Advice For Coming Out
Ask the Expert | January 18, 2017
As a gay man or lesbian, one of the most monumental experiences you will have in your lifetime is coming out – that is, disclosing your sexual orientation for the first time – as this is part of your greater journey of self-discovery and self-acceptance. However, coming out is a process that can be painful and exhausting. Here is some advice to help you along the way.
- Recognize Your Sexuality But Leave Labels Behind If Necessary
One of the first steps in coming out is to acknowledge your sexual orientation. This in and of itself can be difficult. That said, it is also important to recognize that sexuality exists along a spectrum. Sometimes, individuals do not simply fit into defined categories. If you find yourself in this position, simply let go of these labels. This will help you in your journey toward self-acceptance and, ultimately, in coming out. Similarly, do not feel that you have to categorize or define yourself in order to come out.
- Accepting Yourself First Is The Single Most Important Thing You Can Do
Part of the difficulty that arises in the process of coming out is the fear of rejection. This can be painful. However, you can mitigate these thoughts by first accepting yourself and valuing yourself as an individual. If someone does not accept you, this bears no reflection on you.
- Do It In Your Own Time And Let Go of Preconceived Notions
Feel comfort in knowing that there is no single best time to come out. If you feel a sense of anxiety to do it, perhaps you are simply not ready. The process of coming out is a highly personal one and will look different for everyone. At the same time, if it happens unexpectedly, embrace this just as much – after all, it is part of your unique journey.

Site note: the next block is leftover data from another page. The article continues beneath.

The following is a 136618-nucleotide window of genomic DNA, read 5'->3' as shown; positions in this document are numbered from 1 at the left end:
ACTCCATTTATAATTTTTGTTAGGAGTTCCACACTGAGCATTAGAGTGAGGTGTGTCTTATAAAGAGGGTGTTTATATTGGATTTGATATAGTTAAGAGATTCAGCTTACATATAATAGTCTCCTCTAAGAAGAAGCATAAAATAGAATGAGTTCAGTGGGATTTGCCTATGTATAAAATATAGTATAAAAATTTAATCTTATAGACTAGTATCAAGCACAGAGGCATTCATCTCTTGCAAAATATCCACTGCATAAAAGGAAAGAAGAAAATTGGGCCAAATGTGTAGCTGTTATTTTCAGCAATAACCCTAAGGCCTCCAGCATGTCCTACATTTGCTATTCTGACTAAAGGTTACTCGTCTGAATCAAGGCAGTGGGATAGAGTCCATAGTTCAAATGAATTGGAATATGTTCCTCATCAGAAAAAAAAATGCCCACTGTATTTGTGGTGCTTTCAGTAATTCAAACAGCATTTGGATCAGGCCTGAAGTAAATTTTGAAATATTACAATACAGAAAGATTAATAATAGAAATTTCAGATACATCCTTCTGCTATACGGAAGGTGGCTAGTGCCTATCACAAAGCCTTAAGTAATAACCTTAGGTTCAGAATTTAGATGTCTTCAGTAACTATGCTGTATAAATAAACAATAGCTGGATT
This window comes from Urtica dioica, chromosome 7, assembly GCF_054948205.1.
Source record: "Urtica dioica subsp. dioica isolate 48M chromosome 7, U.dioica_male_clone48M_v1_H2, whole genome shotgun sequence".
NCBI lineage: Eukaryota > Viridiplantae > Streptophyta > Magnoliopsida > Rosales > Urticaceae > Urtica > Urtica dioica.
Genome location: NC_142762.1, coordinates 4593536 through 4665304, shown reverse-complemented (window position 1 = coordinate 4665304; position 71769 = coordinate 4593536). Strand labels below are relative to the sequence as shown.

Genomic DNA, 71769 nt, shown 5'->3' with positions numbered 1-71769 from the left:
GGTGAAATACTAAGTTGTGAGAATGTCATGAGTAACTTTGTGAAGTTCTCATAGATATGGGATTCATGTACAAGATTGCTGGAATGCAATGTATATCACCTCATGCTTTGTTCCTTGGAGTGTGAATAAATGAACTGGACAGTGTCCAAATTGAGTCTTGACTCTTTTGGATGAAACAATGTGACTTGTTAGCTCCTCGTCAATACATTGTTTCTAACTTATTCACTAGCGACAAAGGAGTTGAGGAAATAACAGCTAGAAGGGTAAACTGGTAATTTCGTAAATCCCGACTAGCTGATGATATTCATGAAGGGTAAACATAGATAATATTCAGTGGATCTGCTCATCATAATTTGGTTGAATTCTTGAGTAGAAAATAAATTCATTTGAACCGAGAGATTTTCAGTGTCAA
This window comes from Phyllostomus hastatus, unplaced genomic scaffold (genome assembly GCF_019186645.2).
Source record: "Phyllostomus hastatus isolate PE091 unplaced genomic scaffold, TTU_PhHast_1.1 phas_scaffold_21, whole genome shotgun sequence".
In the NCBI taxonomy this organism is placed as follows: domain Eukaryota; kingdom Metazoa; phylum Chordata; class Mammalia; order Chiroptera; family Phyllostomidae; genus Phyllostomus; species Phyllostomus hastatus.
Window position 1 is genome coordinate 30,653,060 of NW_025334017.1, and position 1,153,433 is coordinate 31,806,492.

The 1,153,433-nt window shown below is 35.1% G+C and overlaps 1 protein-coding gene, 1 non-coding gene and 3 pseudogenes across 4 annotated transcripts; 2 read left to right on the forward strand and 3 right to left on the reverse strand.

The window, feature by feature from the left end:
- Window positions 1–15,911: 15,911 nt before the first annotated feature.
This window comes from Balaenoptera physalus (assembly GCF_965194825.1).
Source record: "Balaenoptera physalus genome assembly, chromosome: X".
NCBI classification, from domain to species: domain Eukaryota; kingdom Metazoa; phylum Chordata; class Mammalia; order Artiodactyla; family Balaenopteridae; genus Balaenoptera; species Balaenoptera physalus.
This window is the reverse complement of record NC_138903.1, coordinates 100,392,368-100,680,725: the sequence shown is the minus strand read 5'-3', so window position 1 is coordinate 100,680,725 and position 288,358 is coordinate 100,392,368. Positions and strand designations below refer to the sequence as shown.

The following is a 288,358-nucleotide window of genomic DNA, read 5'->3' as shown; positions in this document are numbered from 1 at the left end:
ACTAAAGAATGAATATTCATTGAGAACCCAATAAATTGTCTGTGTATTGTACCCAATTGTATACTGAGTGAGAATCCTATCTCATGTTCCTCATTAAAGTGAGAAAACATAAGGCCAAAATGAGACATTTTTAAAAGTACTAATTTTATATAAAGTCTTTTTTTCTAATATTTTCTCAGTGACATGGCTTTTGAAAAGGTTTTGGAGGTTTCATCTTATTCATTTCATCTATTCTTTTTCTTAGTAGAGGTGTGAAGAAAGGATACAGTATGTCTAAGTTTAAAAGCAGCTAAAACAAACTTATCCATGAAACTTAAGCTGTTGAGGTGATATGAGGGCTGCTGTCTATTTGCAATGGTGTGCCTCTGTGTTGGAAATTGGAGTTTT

- Take Small Steps
Sometimes, taking small steps can be easier than to announce to everyone that you are gay. In fact, under no terms are you obliged to tell anyone that you are gay if you aren’t ready. If you want to come out, however, but are having trouble doing so, consider confiding in one person first. This person should be one that you trust and someone who you know will support you. If it doesn’t feel right, it is important to really consider these feelings. Being selective with the first person you tell can encourage you to continue on in your journey. Having this support system is crucial. Of course, do not be afraid of reaching out to a mentor if you want to come out but don’t feel comfortable doing so to a family member or friend.
And above all, remember that you are not alone.
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